On August 23, 1939, in preparation for the impending war, the National Gallery in London closed its doors to the public and took down all its paintings. In addition to sending children away from London, the treasures in its museums inlcuding 1000s of years’ worth of historical documents like the Magna Carta, and its large collection of paintings had to be sent away for safekeeping.

Canaletto’s The Feast Day of Saint Roch (1735) on the move

Initially the paintings were spread-out all over England, in aristocratic homes and museums far away from London. After the Battle of Dunkirk in the summer of 1940 it became clear the German bombers would soon be targeting the entire island, and the current locations of the paintings would not be safe enough. For a while, the idea of sending everything to Canada was floated, but Churchill shot down the idea with an emphatic, “Hide them in caves and cellars but not one picture shall leave this island.”

In the end, that’s precisely what happened – the museum director Kenneth Clark sent the paintings to a large unused slate mine in Wales called the Manod Caverns for safekeeping. It was here that they spent the remainder of the war under the care of Andrew Davies, the chief curator who relocated to the Wales to be close to the paintings.

In France too, the Louvre closed its doors, officially for repair work, for three days on August 25, 1939. In three days, just 10 days before the German invasion, the treasures from the Louvre were moved to countryside chateaus and aristocratic homes all over France for safekeeping. The museum director, Jacques Jaujard, moved the paintings including the Mona Lisa in complete secrecy, so that when the Nazis entered the Louvre, they found only frames lining the walls. The details of where each painting went are still secret.

Jacques Jaujard was able to accomplish the herculean task of quickly moving 4000 pieces of Louvre’s collections because he was experienced at hiding paintings – having done it previously during the Spanish civil war in 1936 for Madrid’s Museo del Prado when the paintings were disbursed all over Spain. They were moved again in 1939, this time with the assistance of New York’s MOMA, the Louvre, and the National and Tate Galleries in London. With the support of these museums, in February 1939, the entire contents of the Prado including Las Meninas were transported to the headquarters of the League of Nations in Geneva for safekeeping.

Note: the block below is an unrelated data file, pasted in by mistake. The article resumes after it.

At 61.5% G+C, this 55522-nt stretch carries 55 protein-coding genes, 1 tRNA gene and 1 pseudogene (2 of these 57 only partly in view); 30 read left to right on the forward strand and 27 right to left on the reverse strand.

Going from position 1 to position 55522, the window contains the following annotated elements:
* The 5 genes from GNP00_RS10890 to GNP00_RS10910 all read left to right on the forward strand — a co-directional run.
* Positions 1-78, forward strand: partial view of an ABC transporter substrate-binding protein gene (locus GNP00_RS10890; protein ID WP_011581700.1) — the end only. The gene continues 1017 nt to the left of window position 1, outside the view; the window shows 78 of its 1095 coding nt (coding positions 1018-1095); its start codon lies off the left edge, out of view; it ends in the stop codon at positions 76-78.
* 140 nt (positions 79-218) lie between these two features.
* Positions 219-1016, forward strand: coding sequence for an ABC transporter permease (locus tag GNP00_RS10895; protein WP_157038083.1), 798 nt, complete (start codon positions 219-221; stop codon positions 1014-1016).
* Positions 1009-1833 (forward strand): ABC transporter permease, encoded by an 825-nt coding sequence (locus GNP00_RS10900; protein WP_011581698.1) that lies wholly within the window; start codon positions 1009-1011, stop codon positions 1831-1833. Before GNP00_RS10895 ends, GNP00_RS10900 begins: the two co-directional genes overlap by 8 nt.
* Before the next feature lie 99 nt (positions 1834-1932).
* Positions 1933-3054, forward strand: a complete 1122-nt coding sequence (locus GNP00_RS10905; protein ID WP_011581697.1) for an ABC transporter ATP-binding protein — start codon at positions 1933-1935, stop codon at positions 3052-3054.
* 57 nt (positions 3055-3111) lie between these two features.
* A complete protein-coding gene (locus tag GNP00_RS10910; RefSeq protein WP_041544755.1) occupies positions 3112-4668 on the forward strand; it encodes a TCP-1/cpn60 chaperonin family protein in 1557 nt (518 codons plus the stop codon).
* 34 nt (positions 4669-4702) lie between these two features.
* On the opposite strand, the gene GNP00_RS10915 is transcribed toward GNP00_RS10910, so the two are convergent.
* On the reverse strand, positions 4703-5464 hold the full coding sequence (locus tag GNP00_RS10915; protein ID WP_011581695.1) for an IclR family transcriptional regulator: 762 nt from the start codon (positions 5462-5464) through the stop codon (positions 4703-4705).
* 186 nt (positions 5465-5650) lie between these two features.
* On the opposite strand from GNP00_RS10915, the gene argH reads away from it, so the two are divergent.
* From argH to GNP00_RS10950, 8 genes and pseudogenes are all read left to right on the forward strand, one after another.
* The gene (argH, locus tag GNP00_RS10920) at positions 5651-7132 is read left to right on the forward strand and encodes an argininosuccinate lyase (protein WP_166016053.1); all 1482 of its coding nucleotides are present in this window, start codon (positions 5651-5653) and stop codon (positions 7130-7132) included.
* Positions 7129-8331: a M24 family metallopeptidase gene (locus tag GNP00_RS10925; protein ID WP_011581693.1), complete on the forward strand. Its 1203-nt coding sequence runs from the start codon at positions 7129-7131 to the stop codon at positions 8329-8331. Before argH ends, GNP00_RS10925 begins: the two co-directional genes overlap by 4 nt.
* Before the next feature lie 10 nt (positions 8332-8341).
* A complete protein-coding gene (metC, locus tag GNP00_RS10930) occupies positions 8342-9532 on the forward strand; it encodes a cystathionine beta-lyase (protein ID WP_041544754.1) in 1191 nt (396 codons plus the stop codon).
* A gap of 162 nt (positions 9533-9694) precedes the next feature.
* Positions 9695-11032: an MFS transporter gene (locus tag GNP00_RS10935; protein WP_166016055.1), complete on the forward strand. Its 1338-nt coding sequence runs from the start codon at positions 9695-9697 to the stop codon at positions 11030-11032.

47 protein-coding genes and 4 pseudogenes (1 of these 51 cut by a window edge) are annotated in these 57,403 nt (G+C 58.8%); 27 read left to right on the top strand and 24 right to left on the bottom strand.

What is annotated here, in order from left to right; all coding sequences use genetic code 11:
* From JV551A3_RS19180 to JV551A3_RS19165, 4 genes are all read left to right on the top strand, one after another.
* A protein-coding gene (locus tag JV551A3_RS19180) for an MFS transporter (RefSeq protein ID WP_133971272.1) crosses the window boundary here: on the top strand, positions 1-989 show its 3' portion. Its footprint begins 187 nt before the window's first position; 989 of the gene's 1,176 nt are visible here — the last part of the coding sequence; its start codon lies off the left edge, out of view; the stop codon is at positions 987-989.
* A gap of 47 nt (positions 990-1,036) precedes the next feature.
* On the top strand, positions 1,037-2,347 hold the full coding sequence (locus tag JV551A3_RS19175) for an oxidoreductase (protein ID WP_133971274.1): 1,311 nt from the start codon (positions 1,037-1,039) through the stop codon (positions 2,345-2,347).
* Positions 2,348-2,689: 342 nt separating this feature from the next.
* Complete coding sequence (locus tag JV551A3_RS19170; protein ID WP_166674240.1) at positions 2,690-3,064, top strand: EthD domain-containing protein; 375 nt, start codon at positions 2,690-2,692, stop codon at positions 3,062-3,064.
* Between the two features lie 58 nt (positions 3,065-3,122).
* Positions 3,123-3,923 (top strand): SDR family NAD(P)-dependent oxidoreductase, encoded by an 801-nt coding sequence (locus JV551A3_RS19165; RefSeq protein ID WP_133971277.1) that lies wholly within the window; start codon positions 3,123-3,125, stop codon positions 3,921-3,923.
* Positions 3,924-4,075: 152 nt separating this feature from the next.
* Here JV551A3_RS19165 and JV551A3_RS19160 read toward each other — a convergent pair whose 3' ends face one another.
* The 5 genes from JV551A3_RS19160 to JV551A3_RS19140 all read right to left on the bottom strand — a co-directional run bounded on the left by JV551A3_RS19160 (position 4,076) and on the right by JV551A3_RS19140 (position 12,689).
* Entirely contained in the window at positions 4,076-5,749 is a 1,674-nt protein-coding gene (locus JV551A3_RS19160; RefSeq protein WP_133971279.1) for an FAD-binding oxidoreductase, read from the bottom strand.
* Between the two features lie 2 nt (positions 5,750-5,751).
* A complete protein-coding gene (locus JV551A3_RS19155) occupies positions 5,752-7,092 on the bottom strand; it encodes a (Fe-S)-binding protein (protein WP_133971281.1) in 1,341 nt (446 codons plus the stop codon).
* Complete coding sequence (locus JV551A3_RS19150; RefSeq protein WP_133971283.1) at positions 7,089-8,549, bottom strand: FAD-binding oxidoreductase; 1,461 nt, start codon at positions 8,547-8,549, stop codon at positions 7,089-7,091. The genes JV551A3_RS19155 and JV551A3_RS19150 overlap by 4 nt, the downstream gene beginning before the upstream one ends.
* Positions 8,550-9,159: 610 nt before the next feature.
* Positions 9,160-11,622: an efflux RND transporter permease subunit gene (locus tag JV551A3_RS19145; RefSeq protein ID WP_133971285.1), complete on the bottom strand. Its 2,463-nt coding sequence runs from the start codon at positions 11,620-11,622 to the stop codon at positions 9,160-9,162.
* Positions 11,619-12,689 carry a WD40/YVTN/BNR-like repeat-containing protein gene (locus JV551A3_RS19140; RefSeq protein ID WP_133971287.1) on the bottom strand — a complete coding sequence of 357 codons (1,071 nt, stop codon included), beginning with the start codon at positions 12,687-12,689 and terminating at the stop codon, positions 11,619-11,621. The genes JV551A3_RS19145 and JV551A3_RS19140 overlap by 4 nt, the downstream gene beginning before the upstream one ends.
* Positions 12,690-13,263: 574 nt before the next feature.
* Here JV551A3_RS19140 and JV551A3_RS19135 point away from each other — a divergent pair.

Emptying the Museo del Prado

The Rijksmuseum in the Netherlands too closed its doors on August 25, 1939 to empty the museum under the guidance of Henricus Petrus Baard. He had started as a volunteer at the museum, and in 1939 was the museum’s scientific assistant of history. The museum’s treasures were sent to villages across the Netherlands: suddenly little villages found themselves responsible for the safekeeping of Vermeers and Rembrandts. But once the bombs started dropping, the paintings were shifted to newly constructed bomb-proof bunkers near the North Sea. The Night Watch shifted bunkers at least five times during the war.

The Night Watch waits for the war to end.

None of the paintings that were transported and stored in mines and bunkers were damaged – each one returned to its rightful place at the end of the war. I think we owe an immense and unrepayable debt of gratitude to the museum directors and the people who helped to pack, transport, store, and care for these priceless treasures during the war.

(Images courtesy National Gallery (London), Musee de Louvre, Museo del Prado, Stedelijk Museum).

Seeing or Being Seen?

Diego Velazquez, Las Meninas 1656

We are looking at a picture in which the painter is in turn looking at us. A mere confrontation, eyes catching one another’s glance, direct looks superimposing themselves upon one another as they cross. And yet, this slender line of reciprocal visibility embraces a whole complex network of uncertainties, exchanges, and feints. The painter is turning his eyes towards us only in so far as we happen to occupy the same position as his subject.